Romanticism in the name of Religion


Whenever they commit an indecent act, they say, “We found our fathers doing it and God commanded us to do it too.” Say: “God does not command indecency. Do you say things about God you do not know?”                                                              (Qur’an, 7:28)

Rather than a fully developed ideology itself, romanticism is rather an influence which permeates various other ideologies, proffering them with an emotional quality that allows them to rob people of their rationality. As it has penetrated such entirely irreligious and perverse ideologies as fascism and communism, it also at times makes its influence felt under the guise of religion.

Before broaching this topic, there is an important point that must first be understood. A movement that claims for itself the name of religion may not necessarily be truly religious. On the contrary, in the past, there have been many individuals, groups and ideas which, while operating in the name of God and religion, have intended to do damage to religion and to its followers. God provides us with examples of such instances in the Qu’ran. For example, a criminal was plotting to kill one of God’s prophets, the prophet Salih. While devising his plan, he and those with him made an oath in the name of God:

They said, “Let us make an oath to one another by God that we will fall on him and his family in the night and then say to his protector, ‘We did not witness the destruction of his family and we are telling the truth.'”                                                             (Qur’an: 27:49)

Those pagans who opposed the prophets often accused them of “fabricating lies against God,” pointing to the fact that they thought of themselves as religious and God-fearing. (Qur’an, 42:24) For example, Pharaoh, who was perverse to the point of claiming himself to be a god, said this about Moses:

…Let me kill Moses and let him call upon his Lord! I am afraid that he may change your religion and bring about corruption in the land.                            (Qur’an, 40:26)

This shows that it is possible to think perversely and to carry out perverse acts under the name and guise of religion, and romanticism is at the top of the list of those perversities that are thought to be religious but, in fact, is not related to religion at all.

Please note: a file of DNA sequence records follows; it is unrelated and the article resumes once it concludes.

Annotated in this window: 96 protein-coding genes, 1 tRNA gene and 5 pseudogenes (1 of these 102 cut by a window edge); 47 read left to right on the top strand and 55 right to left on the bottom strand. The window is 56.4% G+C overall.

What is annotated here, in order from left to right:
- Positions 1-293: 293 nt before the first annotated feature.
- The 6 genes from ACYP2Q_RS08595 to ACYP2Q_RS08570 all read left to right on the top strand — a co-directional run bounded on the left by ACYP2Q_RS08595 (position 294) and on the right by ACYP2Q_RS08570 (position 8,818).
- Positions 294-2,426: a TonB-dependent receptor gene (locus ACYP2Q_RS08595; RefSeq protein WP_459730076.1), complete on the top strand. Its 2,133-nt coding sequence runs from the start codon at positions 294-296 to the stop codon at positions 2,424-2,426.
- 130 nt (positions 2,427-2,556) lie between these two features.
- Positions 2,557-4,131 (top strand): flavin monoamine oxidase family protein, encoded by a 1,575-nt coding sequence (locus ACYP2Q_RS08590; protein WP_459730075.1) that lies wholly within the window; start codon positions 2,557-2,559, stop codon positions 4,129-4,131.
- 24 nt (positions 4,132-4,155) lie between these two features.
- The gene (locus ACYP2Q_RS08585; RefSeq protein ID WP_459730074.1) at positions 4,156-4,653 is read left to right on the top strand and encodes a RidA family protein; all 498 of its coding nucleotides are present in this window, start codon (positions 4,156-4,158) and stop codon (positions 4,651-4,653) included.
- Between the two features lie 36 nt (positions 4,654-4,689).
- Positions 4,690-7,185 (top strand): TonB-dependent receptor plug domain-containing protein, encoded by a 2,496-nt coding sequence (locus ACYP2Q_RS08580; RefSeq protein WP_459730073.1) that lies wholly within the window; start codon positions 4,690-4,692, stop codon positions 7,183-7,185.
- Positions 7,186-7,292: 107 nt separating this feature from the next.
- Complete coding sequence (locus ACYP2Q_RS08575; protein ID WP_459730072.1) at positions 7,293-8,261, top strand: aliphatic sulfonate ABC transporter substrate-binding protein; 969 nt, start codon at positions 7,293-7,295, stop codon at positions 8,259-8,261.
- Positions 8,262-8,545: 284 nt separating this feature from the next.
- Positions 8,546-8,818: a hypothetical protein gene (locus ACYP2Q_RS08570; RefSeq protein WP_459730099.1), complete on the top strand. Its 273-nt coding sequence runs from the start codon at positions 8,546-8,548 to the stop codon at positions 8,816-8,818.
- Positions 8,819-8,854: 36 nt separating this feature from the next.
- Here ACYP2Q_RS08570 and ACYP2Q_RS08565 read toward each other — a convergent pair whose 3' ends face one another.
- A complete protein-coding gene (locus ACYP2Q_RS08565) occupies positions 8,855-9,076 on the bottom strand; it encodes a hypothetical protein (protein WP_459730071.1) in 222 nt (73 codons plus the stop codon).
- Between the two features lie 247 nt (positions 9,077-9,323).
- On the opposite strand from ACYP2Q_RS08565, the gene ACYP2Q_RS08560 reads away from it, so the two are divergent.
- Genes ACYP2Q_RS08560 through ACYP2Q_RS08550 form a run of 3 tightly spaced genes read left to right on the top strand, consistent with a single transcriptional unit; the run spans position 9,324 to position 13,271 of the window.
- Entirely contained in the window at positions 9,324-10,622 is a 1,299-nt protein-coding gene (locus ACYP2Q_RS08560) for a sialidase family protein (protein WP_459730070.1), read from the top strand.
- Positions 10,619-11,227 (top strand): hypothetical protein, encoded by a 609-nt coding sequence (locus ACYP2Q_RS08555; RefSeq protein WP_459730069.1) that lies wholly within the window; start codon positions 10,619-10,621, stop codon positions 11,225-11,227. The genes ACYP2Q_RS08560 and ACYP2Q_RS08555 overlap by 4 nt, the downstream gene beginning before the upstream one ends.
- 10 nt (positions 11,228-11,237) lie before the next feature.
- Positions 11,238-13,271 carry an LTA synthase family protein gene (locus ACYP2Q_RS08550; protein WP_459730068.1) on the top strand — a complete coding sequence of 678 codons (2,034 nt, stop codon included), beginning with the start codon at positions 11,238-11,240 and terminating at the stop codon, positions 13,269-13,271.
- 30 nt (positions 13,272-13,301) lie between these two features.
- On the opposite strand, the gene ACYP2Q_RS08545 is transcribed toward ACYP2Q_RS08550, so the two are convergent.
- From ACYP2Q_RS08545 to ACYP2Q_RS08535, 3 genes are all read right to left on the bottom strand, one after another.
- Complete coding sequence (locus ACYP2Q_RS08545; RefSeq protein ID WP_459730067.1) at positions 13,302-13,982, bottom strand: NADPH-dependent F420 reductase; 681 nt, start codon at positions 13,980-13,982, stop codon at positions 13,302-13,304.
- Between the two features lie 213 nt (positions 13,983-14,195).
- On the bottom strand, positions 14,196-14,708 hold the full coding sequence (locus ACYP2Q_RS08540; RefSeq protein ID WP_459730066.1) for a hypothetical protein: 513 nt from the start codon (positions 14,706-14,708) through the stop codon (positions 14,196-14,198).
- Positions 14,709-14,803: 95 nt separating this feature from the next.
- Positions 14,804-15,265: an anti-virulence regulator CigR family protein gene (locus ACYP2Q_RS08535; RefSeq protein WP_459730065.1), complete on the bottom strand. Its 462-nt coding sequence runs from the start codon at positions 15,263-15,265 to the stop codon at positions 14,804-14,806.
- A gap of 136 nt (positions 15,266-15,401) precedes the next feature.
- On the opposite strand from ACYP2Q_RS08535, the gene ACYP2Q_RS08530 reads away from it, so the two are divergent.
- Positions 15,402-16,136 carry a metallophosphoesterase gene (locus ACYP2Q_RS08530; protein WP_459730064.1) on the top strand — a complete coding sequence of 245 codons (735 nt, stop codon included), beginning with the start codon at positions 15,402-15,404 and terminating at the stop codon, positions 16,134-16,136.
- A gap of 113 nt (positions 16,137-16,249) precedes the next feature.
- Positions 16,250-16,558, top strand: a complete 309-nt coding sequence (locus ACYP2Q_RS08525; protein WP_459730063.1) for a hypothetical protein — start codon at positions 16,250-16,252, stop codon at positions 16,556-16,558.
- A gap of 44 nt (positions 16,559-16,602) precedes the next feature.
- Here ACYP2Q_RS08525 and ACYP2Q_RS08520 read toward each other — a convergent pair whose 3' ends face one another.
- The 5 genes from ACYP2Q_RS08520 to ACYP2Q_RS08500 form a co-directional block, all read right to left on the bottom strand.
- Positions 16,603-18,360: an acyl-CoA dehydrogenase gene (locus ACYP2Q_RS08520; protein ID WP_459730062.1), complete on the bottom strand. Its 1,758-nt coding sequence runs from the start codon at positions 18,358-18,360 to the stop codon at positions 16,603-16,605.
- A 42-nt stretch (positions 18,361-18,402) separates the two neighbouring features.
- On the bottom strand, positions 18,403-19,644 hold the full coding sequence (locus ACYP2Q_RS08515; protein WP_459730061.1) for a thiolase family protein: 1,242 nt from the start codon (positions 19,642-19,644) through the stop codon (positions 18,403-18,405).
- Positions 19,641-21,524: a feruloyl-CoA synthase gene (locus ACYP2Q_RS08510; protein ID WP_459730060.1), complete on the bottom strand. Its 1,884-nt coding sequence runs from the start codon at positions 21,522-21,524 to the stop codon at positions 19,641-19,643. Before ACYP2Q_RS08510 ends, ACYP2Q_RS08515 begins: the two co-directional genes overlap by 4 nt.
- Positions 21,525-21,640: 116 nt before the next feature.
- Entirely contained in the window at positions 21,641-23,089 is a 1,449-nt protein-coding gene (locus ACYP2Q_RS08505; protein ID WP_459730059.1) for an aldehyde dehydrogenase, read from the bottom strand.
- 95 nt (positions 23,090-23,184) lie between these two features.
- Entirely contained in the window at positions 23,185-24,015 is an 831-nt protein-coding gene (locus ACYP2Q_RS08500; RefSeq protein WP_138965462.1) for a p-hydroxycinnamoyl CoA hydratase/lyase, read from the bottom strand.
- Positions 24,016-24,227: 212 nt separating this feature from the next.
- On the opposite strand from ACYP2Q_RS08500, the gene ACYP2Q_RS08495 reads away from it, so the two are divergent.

To understand how romanticism is confused with religion, it is necessary to fully understand the idea of “sincerity.” Sincerity is doing something in order to gain the approval of God only. If the act is truly done with sincerity, it is counted as worship in the sight of God. For example, praying, fasting, giving alms, working in the cause of God, and all other acts of service, are to be regarded as acts of worship, only if they are undertaken to gain the approval of God. Worship performed without the intention of gaining God’s approval is invalid according to God’s command in the Qu’ran: “So woe to those who pray, and are forgetful of their prayer, those who show off” (Qur’an, 107, 4-6) This is also clear in the words of the Prophet Mohammed, who said, “God accepts those deeds which were performed purely for His sake and which were meant to seek His pleasure.” (Hadith of Abu Dawud and An-Nasa’i on the authority of Abu Umamah,Words of the Prophet Muhammad, Selections from the Hadith, Compiled by Maulana Wahiduddin Khan)

It is in this manner that romanticism distorts religion. It directs religion towards a purpose other than gaining the approval of God; it represents religion as an emotional experience, in which people may satisfy their emotional needs, not to be practised for the pleasure of God.

When we compare romanticised religion with the religion that God has revealed to us in the Qu’ran, we can recognise a number of great difference: